There's a trend with the recent Kawasaki sport bikes, in that their design effort seems focused on engine "blunt force". The 1000cc 2006 ZX-10R is a muscle monster, a huge engine on a lithe frame. Perhaps like no other bike it requires huge respect from the rider. It doesn't like fools or people lacking self-restraint. An outstanding bike by any measure.
But may I suggest something else instead?
Triumph Daytona 675:
This is more like a japanese sportbike than a classic Triumph. It has 3 (yes, three) cylinders, so it's in between the typical V-twins and the 4-in-line designs.
At 675cc, it has more oomph than the typical 600cc bikes.
It's the most lightweight and the narrowest sportbike currently on the market. While sitting on it, it felt pretty much like my late ZX-6R, only more narrow. Maybe a tad taller too? I dunno.
But the nicest part - it has a crapload of torque at the bottom end and in the midrange. E.g., at around 6k RPM, it has almost 2x more torque than the Yamaha R6, while also being lighter.
In a recent 600cc comparo, it outperformed everyone else (including the Big Four japanese bikes) in the quarter mile and in the 60-80 and 80-100 acceleration tests.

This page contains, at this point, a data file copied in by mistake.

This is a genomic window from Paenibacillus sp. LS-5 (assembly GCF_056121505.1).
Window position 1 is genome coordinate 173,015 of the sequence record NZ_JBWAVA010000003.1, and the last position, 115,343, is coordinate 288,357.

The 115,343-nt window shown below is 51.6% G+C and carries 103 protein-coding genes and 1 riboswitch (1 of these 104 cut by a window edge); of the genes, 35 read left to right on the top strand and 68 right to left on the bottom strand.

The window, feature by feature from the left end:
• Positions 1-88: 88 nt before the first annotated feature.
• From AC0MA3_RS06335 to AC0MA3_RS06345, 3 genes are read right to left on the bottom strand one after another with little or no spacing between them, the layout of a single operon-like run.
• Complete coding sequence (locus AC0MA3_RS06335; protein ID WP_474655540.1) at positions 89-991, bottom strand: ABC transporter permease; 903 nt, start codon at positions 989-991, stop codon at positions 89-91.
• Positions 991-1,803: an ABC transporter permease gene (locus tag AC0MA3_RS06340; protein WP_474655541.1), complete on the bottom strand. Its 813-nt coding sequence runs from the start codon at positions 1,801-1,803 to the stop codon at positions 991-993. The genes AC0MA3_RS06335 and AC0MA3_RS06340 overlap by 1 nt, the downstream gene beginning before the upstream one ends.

The bottom line: it's probably a better bike to ride on the street and in the canyons than a normal 4-in-line. When taking off from a stop, you will have to rev the hell out of a 4-in-line to get decent acceleration, while the D675 will jump ahead efortlessly without making the engine sound like you're a week-end racer wannabe.
On the track, let's say the similar bike from Yamaha may or may not beat the D675, but you'll have to keep the Yammie revved up all the way to the ceiling all the time and it will slow down miserably as soon as you drop below 10k RPM, while the D675 allows you a more relaxed approach.
Oh, and... this is subjective, I know, but it's a beautiful bike and the engine sound is very nice (again, a bit similar to my late 03 ZX-6R - due to the intake, it sounds like a turbojet revving up).
Check out the on-line forum:
If I ever get back in the saddle, this is the bike I want.